From the Blog

In my work as Executive Director of The 1010 Project, I led our team in the creation of The Global Entrepreneur Academy. Directors of orphanages, slum school headmasters, HIV/AIDS support group coordinators, and many others participated in over 50 hours of training in The GEA. For many, it was the first educational certificate of their lives.

Towards the end of this short clip you’ll hear a minute of my keynote speech, which focused on how organizations can move from being Good to Great (Jim Collins).

Imagine: a single mother brings in her two kids. After the service she’s gone, and her kids are still there. The police ask the church to keep the kids while they look for the mother…who never turns up. This is how REHEMA Daycare and School started, and they’ve provided education to over 600 children!

When I visited Kenya in February I recorded a long interview with Erastus, the founder of REHEMA. Here is a quick clip about those 2 kids.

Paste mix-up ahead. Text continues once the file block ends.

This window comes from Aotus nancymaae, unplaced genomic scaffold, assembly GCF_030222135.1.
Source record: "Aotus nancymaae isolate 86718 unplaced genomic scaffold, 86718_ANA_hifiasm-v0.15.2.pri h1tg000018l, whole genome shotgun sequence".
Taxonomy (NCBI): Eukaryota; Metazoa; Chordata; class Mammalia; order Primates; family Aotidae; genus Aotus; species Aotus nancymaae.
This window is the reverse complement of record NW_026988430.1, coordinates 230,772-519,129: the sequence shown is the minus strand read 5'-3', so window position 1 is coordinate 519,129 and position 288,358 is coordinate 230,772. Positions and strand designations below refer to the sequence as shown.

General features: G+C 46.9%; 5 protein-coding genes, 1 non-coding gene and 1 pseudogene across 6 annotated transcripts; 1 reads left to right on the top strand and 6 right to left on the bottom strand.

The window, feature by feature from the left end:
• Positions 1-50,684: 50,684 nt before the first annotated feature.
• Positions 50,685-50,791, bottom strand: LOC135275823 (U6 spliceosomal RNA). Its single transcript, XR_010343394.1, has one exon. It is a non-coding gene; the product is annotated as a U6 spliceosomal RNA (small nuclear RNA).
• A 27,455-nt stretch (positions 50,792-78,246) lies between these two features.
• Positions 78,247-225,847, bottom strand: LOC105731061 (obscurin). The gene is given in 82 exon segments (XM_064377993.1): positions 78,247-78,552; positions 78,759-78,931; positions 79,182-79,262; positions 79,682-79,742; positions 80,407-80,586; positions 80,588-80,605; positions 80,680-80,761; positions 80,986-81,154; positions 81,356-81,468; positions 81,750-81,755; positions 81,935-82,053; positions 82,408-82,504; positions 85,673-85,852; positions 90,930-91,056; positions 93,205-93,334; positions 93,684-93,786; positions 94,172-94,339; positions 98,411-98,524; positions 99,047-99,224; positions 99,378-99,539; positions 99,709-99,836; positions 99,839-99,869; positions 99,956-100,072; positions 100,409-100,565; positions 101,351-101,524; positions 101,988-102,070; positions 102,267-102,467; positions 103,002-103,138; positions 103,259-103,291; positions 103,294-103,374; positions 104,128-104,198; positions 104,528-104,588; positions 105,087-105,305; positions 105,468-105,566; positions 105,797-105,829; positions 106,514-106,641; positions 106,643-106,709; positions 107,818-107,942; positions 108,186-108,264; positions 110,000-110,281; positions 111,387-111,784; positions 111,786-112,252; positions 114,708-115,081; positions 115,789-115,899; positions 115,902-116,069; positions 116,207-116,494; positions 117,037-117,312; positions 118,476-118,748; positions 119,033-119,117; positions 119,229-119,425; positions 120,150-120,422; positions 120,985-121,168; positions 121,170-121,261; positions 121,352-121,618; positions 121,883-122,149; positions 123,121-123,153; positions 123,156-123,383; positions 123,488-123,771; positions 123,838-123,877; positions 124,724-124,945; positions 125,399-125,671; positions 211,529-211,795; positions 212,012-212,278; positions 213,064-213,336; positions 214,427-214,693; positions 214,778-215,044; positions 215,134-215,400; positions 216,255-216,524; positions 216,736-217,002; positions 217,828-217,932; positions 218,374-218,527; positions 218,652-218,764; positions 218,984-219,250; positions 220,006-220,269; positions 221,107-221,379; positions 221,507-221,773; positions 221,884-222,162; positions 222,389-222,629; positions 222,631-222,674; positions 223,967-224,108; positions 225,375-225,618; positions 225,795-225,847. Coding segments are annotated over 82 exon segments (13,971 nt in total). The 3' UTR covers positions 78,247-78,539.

Mathare Valley Slum

Second hand clothing is a major industry in the developing world (for better or for worse). This amazing story reminds me of so many of the 1010 partners in Nairobi.

If your dream was to become a doctor and you ended up uneducated and living in a slum, would you just give up on life? Some of us might have, but not Jane Ngoiri. Jane dreamed of being a surgeon, but she was too poor to finish school or go to college. However, today Jane is a Mitumba queen from Nairobi’s Mathare Valley slum. Mitumba is the business of selling second hand clothing that arrives in Kenya from European and American regions in massive bales.